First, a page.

Myth Trivia: Carrots, twist ties and Oxford University

Life is filled with trivia.. those interesting things we share at the bar and water cooler. Knowing about bread twist ties could come in handy.

Compilation of creative commons and promotional images

CHARLOTTE, N.C., March 23, 2016 – Trivia has a colorful theme today plus some interesting bits of information about a famous university in England.

1 – Some history of carrots: Odd as it may sound, carrots were not always orange. In fact they have only been that cadmium hue for a few hundred years, since the Dutch took mutant strains from existing plants and developed them into the vegetable we recognize today.

Before the 17th century carrots were purple. By adding yellow and white carrots to the mix, what we know today as a carrot eventually became the most popular version of the strain.

Photo Credit: Flickr user Gnikrj via Creative Commons
Photo Credit: Flickr user Gnikrj via Creative Commons

There is some speculation that the orange carrot became widely accepted in the Netherlands as a tribute to the House of Orange and the struggle for independence. More likely, the reason is because the new creation was sweeter and had more substance than its earlier purple cousins.

One interesting side effect of eating too many carrots is that it can actually turn your skin into a shade of orange, which would probably be better than being purple, but not much.

So next time you’re watching Looney Tunes, try to imagine Bugs Bunny saying “Ehhh, what’s up Doc?” while chomping on a purple carrot.

2 – Let’s do the twist: Speaking of colors, did you know that twist ties on bread are different colors for a reason?

The ties are different shades representing the days of the week on which the bread is baked. While that might sound like a way for customers to identify which loaf is the freshest, it is actually a system created to help the people stocking the shelves to know which batch is the most recent.

There is a slight problem however, because there is no industry standard. Individual bread companies set their own color codes, which means that you have to do a little research on your own to find out what each color represents for any given manufacturer.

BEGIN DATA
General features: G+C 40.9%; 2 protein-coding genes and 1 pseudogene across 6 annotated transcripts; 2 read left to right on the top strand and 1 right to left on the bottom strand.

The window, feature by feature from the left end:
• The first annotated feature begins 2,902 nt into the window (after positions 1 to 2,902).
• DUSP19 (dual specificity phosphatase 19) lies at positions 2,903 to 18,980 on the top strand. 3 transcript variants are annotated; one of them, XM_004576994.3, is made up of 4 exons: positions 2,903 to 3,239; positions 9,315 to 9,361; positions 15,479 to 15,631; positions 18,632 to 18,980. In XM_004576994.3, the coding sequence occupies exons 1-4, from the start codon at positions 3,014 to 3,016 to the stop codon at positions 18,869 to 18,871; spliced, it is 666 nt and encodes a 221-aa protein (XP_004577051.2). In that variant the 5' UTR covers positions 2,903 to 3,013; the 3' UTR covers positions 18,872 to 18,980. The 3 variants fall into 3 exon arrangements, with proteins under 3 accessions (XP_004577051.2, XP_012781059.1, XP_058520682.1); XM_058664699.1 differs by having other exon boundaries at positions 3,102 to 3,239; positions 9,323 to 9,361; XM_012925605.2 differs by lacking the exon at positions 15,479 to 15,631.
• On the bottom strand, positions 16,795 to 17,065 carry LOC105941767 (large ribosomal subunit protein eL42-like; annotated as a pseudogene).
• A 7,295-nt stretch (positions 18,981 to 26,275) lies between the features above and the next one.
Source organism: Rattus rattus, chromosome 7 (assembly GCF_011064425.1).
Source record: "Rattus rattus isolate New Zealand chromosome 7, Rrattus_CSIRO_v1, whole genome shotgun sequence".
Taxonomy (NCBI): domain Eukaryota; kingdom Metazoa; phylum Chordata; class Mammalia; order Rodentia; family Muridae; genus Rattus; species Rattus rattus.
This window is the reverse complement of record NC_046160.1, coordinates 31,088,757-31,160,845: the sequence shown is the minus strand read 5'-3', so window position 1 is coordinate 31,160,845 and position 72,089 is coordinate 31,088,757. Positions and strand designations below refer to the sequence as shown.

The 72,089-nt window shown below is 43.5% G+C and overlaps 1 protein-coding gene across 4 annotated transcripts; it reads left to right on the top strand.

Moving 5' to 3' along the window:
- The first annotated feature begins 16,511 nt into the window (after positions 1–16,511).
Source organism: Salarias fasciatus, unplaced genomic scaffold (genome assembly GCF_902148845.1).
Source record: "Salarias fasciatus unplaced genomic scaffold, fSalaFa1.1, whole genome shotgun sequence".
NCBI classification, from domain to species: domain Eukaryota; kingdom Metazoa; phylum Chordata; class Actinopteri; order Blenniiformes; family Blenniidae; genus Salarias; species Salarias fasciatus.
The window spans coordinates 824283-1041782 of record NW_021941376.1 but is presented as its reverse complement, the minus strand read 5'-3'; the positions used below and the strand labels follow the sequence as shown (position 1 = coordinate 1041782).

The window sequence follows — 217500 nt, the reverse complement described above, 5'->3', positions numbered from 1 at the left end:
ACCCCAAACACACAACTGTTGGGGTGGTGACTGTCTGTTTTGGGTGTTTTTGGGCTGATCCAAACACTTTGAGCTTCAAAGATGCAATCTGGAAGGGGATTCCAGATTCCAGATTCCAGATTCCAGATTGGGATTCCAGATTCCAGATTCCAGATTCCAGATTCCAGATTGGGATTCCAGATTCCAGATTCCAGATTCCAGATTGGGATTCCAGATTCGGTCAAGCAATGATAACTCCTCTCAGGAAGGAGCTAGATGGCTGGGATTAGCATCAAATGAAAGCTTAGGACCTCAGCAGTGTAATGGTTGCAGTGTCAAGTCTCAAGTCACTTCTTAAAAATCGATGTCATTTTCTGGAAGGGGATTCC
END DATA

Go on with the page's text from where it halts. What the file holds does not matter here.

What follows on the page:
Modern technology being what it is these days, the task is not as daunting as it might sound, but it would simplify the process if all bakers would use the same formula.

At any rate, it’s a bit of an obscure little twist on a familiar household item we all use.

3 – Oxford is a lot older than you think: It turns out that Oxford University, that great rival of Cambridge in England, is older than many people realize. Dating to 1096, when teaching began there, and just two decades after the Battle of Hastings, Oxford has a rich and ancient history that predates a number of other things you thought were really old.

For example, Oxford is more than 200 years older than the Aztec civilization, which in our minds at least seems very old. The Aztecs didn’t not thrive until 1325 with the founding of the city of Tenochtitlan at Lake Texcoco in Mexico.

By then, Oxford had been a full-fledged university since 1249, which still beats the Aztecs by several decades.

Of note, Oxford isn’t even close to being the oldest university in the world, however. That honor goes to Nalanda University in India, which opened its doors hundreds of years earlier. That said, Oxford still claims to be one of the oldest universities in continuous operation.

There are some other major things “younger” than Oxford which are not as surprising as the Aztecs. For example, Oxford is considerably older than the United States. The university also lays claim to being older than either the Magna Carta or the printing press.

Oxford University promotional image
Oxford University promotional image

Perhaps of more significance, for Oxford anyway, is that more than an century after the first classes were held there, several professors became disenchanted with the town and journeyed to East Anglia, where they established Cambridge. The rivalry between the two continues today and remains as fierce as ever.

But the biggest jaw dropper comes when you realize that English as we know it today only emerged roughly around the 16th century.

We have all tried to read Old English or Middle English, which was used by Chaucer for the “Canterbury Tales,” but those versions of the language make little sense to us today.

The evolution of the language did not really begin until the House of Plantagenet, which commenced in 1154. Chaucer wrote his collection of tales in the 14th century, but if you use Henry II, the first Plantagenet king, as the starting point for the evolution of our native tongue, it’s easy to see that Oxford is still older than the English language.

Now that’s some noteworthy trivia!

Bob Taylor has been traveling the world for more than 30 years as a writer and award-winning television producer focusing on international events, people and cultures around the globe.

Taylor is founder of the Magellan Travel Club (

Read more of What in the World and Bob Taylor at Communities Digital News

Follow Bob on Twitter @MrPeabod

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